Several geoblogosphere associates have already chipped into today's big event, an appreciation of vultures. We do need to appreciate the scavengers and cleaners of our world (kind of like appreciating Dirty Jobs), but my appreciation goes a little deeper, more like admiration. My favorite member of the vulture family is a real survivor, despite our worst abuses, and great changes in their world: the California Condor.
California Condors are one of the few direct links we have to a world that disappeared 11,000 years ago. At that time, California and the American West played host to a diverse and fascinating megafauna that included mammoths, mastodons, giant ground sloths, giant elk, bison, horses, camels, short-faced bears (bigger than grizzlies), and a frightening array of predators, including dire wolves, American lions, and saber-tooth cats. All gone now, lost to an extinction event that is still not understood: it could have been predation by humans, climate change, even an unfortunately-aimed asteroid impact. The condor, one of the largest of birds, was the clean-up crew when the giant predators of the giant grazers were done eating. When the megafauna disappeared, the condors went into a decline, and the largest species of condors went extinct. Their near-extinction was not necessarily the fault of humans; there may have been only 300 or so when the Spaniards first explored California. Still, we in the modern era didn't help matters. We shot them, or poisoned them with lead buckshot to the point that there were only about two dozen left in the 1970's.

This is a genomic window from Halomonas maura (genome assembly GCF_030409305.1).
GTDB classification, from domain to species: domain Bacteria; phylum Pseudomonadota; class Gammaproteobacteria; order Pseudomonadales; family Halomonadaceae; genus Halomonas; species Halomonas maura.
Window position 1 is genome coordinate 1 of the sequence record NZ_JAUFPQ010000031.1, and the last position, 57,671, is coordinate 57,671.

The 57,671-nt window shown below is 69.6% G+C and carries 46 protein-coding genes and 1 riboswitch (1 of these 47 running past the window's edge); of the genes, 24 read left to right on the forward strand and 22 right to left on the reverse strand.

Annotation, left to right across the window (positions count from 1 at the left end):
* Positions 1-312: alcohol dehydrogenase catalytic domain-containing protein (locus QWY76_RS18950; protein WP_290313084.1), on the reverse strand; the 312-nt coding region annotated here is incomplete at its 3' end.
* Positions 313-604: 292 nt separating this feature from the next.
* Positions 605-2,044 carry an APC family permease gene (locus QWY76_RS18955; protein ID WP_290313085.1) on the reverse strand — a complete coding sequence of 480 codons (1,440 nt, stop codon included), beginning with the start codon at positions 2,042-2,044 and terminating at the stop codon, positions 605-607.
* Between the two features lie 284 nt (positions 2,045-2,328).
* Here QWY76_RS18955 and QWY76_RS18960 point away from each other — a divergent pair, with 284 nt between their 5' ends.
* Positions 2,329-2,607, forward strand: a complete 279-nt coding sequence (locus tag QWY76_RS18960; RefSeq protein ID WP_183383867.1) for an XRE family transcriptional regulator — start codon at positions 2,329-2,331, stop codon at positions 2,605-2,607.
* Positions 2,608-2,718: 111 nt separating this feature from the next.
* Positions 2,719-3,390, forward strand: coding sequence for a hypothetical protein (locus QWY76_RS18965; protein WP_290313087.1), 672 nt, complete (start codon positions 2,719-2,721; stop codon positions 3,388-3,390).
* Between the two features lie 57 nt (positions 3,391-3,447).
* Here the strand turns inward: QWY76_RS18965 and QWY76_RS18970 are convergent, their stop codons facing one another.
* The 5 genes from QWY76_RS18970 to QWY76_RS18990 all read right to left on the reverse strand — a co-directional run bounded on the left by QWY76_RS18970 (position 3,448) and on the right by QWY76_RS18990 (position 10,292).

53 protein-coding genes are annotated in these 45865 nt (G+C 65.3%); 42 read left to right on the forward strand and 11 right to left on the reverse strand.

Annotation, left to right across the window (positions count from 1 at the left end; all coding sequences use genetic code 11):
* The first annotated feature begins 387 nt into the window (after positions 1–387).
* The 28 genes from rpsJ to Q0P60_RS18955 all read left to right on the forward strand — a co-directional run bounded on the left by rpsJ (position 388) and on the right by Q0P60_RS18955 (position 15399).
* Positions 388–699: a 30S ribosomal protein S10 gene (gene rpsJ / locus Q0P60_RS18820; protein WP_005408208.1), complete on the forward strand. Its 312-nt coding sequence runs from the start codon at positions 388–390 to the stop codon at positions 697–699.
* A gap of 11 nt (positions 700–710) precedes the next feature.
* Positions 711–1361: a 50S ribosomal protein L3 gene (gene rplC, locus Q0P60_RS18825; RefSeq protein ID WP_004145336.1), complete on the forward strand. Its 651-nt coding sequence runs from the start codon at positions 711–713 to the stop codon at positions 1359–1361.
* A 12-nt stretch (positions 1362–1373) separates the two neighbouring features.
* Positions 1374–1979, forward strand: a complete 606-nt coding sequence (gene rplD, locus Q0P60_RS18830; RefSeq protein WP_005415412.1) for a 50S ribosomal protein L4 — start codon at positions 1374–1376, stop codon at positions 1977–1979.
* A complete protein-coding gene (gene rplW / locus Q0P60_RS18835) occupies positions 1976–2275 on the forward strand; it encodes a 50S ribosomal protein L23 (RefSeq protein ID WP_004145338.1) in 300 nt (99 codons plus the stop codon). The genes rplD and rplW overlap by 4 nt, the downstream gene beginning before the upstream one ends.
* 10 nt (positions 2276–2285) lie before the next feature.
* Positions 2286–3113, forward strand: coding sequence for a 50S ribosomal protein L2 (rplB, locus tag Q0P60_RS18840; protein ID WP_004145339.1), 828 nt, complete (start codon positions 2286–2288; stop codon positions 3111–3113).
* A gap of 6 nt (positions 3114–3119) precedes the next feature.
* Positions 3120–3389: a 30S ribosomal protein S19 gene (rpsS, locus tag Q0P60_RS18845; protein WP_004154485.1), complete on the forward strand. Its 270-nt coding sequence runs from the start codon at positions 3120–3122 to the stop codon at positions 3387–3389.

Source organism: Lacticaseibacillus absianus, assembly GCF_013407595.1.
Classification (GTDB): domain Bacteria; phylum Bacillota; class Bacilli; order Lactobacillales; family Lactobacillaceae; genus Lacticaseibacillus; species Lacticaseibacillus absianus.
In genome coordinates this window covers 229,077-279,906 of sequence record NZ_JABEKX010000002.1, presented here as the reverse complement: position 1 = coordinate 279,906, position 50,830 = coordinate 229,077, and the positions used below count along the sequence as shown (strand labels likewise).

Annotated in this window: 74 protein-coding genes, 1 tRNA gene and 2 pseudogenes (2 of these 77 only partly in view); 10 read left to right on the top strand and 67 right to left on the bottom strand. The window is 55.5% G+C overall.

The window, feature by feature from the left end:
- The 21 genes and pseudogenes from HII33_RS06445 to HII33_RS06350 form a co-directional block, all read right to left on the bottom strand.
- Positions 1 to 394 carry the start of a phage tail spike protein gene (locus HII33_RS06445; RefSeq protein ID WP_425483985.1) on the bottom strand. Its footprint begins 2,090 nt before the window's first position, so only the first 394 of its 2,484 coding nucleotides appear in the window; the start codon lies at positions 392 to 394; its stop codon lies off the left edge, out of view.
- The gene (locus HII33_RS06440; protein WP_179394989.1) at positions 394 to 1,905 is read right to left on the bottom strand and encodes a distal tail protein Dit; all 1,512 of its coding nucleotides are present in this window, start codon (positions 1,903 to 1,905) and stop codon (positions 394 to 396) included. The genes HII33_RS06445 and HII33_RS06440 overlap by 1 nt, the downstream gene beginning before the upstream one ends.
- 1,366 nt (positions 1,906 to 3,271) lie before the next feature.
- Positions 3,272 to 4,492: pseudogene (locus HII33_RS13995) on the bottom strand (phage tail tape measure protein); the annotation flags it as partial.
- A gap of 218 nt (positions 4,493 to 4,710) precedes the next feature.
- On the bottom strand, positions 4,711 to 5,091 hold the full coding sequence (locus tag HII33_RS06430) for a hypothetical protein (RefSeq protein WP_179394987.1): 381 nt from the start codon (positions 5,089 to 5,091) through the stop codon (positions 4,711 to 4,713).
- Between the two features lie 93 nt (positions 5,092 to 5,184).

Wildlife biologists stepped in at that point and captured the last remaining wild birds, and began a program of captive breeding. It has been a reasonable success, with 322 birds alive today. 172 of them have been released into the wild, with populations in Grand Canyon (top picture), the Zion Park region, the Coast Ranges of California (second photo), and part of northern Mexico.
Take a moment to thank the scavengers of our world!